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From Chris Nauroth <cnaur...@hortonworks.com>
Subject Re: [DISCUSS] What is the purpose of merge vote threads?
Date Thu, 07 Nov 2013 17:53:46 GMT
Thank you to everyone who replied.  Even though it sounds like there is not
complete consensus on some of the finer points, I think I have a clearer
understanding on how to participate now.

I do think posting all requirements in jira before calling the merge vote
makes the process more effective.  Contributors who haven't been following
the branch closely can get up to speed quickly by reading a refreshed
design doc and test plan.  Getting a +1 from Jenkins before the vote helps
reviewers focus on the logic instead of problems that could be caught by
static analysis.

Chris Nauroth

On Fri, Oct 25, 2013 at 12:04 PM, Doug Cutting <cutting@apache.org> wrote:

> On Fri, Oct 25, 2013 at 10:56 AM, Vinod Kumar Vavilapalli
> <vinodkv@apache.org> wrote:
> > Discussing on a voting thread is not productive.
> When all votes are +1 then no discussion is needed.  One shouldn't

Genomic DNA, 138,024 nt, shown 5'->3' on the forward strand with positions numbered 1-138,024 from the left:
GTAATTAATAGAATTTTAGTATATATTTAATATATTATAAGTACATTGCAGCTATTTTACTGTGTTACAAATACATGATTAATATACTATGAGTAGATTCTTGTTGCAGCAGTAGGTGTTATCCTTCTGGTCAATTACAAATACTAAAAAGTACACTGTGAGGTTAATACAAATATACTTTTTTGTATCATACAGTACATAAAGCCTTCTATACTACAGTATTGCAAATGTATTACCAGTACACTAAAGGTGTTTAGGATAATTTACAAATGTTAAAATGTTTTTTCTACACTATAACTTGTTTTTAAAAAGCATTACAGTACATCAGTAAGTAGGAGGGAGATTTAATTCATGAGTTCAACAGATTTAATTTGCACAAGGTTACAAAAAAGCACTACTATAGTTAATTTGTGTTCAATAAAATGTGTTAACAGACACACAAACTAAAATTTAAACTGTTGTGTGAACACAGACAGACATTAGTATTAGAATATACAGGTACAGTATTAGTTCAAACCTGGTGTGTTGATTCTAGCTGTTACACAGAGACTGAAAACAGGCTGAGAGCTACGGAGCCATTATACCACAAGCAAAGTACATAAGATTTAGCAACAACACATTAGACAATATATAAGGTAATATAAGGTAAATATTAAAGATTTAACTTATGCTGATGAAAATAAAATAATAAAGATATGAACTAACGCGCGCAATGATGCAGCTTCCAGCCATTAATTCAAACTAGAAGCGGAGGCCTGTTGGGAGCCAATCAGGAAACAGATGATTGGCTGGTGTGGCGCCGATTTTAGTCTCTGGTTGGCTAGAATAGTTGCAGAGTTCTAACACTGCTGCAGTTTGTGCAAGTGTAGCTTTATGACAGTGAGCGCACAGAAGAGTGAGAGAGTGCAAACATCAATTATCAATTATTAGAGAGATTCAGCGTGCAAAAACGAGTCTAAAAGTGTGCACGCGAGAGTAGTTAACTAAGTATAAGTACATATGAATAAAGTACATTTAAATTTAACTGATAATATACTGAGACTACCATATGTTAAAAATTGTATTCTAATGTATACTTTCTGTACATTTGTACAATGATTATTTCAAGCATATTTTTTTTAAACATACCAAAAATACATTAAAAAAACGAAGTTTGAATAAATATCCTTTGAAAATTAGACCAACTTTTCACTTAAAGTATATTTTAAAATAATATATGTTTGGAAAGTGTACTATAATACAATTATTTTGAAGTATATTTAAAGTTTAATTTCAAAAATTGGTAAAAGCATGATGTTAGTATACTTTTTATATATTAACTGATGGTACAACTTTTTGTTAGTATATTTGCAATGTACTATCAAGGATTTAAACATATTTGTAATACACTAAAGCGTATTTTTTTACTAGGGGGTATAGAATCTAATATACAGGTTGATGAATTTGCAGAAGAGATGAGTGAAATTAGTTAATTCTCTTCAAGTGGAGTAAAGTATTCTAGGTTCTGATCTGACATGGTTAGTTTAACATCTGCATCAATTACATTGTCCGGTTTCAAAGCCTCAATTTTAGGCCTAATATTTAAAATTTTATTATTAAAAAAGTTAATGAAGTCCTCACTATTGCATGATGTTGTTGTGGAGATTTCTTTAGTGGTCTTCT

> call a vote unless one expects all votes to be +1.  But, if
> unexpectedly they're not all +1, then a discussion must ensue, to
> substantiate the veto and to try to establish a remedy.
> It seems overly formal to immediately terminate all votes at the first
> expression of concern, restarting them later.  That puts process ahead
> of practicality and progress.  Rather, if an unforeseen yet easily
> addressed concern is raised during a vote then folks might reasonably
> agree to continue without restarting the vote.
> The purpose of the vote is to establish consensus.  If consensus is
> determined, then there's no need to delay.  So a vote can pass when
> the -1 voters change their vote to +1.  This might not hold if a
> remedy might be considered controversial, and its inclusion might
> reasonably invalidate prior +1 votes.  Then more time might be given
> for folks to consider the remedy.  But when the remedy is trivial it
> needn't be held to higher voting standard than a regular patch.
> Commits differ from releases since a release cannot be easily altered
> once published.  However a commit can be amended by subsequent
> commits.  We certainly want to minimize the need for subsequent
> commits, but don't need the same level of confidence.  With branch
> merge votes we should focus on the issue of whether the project is
> ready to assume the burden of maintaining the new functionality, since
> it's much harder to remove things than add them.  That's the reason
> for the one-week, 3 +1 rule.  For minor issues like compiler warnings,
> a fix to a merge patch should be held to the same standard as any
> other patch.
> Doug

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